SDSU film student sets out to "fix" Rock Hudson film in wake of Supreme Court gay marriage decision.
Walter Mencken 11:05 a.m., Aug. 3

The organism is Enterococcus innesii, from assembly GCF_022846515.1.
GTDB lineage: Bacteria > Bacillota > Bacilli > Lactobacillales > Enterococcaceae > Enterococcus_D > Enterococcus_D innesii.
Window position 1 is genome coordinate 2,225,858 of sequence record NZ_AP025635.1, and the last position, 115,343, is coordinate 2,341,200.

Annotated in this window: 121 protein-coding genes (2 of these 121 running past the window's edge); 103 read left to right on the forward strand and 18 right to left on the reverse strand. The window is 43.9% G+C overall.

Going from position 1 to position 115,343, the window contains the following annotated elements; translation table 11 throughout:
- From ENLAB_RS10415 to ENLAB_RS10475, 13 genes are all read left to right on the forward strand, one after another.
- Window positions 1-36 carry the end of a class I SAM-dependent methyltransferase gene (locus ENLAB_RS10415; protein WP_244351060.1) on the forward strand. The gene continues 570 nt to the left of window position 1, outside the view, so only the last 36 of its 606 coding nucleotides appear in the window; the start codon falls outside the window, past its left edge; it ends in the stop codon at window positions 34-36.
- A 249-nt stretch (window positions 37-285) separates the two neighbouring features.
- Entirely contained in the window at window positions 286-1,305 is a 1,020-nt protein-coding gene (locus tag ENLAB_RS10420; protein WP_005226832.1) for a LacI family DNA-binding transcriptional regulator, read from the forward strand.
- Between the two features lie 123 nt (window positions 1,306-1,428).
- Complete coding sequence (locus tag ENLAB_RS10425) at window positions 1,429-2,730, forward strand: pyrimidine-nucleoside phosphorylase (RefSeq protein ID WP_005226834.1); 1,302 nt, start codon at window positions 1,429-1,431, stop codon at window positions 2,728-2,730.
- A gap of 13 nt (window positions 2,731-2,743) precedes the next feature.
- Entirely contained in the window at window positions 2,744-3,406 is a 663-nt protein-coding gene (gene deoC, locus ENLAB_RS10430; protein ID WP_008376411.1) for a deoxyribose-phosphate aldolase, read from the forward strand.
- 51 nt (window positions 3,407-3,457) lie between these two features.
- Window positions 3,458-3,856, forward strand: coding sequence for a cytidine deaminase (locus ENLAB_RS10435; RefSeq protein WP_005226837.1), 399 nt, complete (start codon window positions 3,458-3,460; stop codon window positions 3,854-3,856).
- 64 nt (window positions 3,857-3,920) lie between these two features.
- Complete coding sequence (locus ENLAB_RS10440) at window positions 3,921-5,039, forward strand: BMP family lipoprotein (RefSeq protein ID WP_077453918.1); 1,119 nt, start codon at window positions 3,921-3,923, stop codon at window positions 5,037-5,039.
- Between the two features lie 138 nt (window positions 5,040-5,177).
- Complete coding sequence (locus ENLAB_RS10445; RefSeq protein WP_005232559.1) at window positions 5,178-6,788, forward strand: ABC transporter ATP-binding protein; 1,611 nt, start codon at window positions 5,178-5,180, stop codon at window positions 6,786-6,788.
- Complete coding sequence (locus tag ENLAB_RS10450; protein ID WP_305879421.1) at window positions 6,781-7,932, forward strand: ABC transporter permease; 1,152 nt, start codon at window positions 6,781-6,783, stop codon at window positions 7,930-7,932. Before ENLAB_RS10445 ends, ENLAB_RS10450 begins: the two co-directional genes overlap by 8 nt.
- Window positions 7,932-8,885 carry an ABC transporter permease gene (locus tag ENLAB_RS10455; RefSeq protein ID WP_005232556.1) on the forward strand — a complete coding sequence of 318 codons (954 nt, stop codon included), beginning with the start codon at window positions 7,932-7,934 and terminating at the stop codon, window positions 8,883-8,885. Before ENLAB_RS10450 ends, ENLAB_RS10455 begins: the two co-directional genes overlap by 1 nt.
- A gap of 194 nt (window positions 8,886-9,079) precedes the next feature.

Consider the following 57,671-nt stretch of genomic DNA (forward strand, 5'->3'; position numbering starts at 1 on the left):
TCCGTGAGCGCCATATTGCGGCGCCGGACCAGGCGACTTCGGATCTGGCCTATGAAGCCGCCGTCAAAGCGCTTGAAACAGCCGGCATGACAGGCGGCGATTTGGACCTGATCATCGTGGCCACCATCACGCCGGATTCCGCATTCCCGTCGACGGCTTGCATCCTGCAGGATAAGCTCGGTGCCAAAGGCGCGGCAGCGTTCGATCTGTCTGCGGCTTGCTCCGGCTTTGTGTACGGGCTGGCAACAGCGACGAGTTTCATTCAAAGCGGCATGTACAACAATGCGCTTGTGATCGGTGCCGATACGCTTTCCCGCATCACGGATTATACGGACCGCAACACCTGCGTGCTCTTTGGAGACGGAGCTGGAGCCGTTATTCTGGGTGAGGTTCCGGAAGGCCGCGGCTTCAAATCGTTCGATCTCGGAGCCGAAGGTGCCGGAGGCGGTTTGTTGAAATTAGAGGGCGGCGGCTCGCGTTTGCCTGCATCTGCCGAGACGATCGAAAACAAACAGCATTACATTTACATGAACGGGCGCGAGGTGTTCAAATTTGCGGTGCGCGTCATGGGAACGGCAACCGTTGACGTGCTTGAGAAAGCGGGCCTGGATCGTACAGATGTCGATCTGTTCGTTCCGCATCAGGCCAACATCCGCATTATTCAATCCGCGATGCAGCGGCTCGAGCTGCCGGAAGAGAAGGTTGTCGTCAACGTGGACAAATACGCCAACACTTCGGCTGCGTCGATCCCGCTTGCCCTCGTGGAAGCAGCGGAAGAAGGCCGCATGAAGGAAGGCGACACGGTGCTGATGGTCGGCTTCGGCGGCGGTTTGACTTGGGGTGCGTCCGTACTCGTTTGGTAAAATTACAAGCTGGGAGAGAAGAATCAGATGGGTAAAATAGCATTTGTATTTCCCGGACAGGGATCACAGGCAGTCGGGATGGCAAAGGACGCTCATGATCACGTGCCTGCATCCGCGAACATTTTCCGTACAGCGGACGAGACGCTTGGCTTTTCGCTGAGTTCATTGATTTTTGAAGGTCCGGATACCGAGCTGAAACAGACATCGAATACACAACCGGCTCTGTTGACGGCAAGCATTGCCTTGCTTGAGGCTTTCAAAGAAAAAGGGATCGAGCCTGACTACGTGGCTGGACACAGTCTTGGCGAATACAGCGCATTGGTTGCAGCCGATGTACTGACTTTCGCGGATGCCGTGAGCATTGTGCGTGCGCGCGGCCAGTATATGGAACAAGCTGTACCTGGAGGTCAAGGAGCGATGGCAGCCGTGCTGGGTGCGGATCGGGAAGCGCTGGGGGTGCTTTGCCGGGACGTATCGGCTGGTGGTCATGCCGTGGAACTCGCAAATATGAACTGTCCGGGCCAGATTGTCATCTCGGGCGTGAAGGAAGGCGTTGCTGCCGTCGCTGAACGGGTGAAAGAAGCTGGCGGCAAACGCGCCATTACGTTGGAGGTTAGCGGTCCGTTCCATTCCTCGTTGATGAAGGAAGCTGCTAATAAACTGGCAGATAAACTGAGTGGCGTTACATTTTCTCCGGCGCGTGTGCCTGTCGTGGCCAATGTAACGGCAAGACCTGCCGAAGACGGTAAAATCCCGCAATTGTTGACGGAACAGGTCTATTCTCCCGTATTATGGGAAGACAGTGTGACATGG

Funny enough satire about that tragic juncture in American history where the glitz of “big room” Vegas illusionists was eclipsed by common street magicians. There's a moment where the title character, played by Steve Carell, encounters his childhood idol and inspiration, Rance Holloway (Alan Arkin), in a nursing home. Carrell can barely contain himself when he begins to express just how big an impression Holloway left. Arkin's reaction is priceless, an inspired combination of "Yeah, yeah, get on with it" eye and head roll that once again underscores his comedic indispensability. In a film where Carell and Jim Carrey do their best to out-mug each other, the real magic is Arkin's (and Steve Buscemi’s) exalted underplaying. Ditto for Olivia Wilde who, with Butter and Burt Wonderstone, is blossoming into an accomplished light comedienne right before our eyes. TV veteran Don Scardino directs. With James Gandolfini and Brad Garrett. 2013.